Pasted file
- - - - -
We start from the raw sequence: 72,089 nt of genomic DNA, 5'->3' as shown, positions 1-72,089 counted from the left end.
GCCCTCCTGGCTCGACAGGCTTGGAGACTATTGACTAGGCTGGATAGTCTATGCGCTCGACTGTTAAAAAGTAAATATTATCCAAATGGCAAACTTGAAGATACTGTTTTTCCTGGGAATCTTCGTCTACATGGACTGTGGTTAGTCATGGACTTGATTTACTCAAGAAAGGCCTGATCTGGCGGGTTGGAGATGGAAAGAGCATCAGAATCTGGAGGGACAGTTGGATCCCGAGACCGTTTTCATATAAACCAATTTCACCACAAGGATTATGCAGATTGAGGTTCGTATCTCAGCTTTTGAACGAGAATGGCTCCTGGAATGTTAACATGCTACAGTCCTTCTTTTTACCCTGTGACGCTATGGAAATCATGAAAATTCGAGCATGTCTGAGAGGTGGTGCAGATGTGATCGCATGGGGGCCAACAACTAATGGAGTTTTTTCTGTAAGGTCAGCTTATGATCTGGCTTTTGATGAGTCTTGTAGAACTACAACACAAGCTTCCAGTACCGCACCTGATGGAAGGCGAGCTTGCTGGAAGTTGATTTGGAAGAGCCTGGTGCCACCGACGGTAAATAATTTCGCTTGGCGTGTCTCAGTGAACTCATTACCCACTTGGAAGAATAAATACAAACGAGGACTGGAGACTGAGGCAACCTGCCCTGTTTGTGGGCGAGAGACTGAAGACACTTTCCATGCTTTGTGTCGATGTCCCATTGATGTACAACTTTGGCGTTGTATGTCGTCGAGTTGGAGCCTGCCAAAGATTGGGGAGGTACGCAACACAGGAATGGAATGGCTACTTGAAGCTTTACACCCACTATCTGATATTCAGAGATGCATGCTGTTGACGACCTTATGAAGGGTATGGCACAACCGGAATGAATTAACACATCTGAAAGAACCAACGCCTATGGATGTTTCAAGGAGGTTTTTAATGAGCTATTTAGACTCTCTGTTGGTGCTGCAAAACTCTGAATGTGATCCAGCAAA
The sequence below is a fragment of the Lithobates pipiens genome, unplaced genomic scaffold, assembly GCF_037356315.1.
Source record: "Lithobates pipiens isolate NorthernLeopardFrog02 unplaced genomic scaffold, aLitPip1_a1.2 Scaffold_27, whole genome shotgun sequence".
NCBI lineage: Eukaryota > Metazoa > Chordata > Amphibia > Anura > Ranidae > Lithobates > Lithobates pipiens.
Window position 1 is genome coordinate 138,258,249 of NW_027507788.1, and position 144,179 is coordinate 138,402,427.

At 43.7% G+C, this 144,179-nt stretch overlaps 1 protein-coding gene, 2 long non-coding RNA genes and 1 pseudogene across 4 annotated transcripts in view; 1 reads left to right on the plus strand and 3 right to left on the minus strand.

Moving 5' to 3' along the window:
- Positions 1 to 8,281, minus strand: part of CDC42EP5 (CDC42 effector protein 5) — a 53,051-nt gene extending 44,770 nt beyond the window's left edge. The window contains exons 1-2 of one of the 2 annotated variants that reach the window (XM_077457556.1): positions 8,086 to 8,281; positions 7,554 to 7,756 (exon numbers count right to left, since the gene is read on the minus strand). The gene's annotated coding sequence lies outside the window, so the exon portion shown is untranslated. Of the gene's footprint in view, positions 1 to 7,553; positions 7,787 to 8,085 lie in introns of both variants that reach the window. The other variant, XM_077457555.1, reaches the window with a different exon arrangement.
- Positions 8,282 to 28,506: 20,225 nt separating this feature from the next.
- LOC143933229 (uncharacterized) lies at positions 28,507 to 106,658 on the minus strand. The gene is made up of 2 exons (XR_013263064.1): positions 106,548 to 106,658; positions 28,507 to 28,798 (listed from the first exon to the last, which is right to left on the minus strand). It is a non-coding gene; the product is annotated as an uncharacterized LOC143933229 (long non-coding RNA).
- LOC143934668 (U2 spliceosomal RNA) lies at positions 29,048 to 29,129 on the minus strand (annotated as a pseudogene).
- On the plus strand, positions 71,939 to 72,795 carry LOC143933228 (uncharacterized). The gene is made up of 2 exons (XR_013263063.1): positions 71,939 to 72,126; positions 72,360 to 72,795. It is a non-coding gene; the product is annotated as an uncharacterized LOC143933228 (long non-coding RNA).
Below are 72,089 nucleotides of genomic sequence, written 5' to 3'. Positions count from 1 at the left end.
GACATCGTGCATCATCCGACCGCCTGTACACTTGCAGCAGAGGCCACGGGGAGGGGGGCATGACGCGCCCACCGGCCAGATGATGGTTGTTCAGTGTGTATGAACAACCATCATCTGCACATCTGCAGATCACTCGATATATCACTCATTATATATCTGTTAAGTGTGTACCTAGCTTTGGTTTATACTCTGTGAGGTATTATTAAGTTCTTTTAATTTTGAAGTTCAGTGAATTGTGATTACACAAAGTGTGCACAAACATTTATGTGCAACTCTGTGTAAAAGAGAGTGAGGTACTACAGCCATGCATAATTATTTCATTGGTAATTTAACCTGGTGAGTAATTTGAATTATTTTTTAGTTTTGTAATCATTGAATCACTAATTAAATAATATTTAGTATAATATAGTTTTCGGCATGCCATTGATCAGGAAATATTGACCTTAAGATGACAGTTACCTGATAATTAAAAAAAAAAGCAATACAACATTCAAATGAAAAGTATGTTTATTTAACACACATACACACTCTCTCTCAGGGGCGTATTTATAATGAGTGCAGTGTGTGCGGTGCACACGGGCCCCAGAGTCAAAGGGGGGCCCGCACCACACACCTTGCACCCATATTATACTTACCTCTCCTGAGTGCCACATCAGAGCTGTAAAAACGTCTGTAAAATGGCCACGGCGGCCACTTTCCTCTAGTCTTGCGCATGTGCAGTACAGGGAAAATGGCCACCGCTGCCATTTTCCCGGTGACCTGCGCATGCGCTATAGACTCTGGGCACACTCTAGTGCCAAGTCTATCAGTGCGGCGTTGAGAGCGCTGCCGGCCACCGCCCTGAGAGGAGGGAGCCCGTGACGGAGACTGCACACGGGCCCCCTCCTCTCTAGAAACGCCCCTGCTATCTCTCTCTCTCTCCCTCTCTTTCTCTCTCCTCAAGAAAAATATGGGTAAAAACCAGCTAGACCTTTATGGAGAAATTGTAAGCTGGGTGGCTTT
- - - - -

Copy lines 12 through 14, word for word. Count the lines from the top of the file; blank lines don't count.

- LOC143934668 (U2 spliceosomal RNA) lies at positions 29,048 to 29,129 on the minus strand (annotated as a pseudogene).
- On the plus strand, positions 71,939 to 72,795 carry LOC143933228 (uncharacterized). The gene is made up of 2 exons (XR_013263063.1): positions 71,939 to 72,126; positions 72,360 to 72,795. It is a non-coding gene; the product is annotated as an uncharacterized LOC143933228 (long non-coding RNA).
Below are 72,089 nucleotides of genomic sequence, written 5' to 3'. Positions count from 1 at the left end.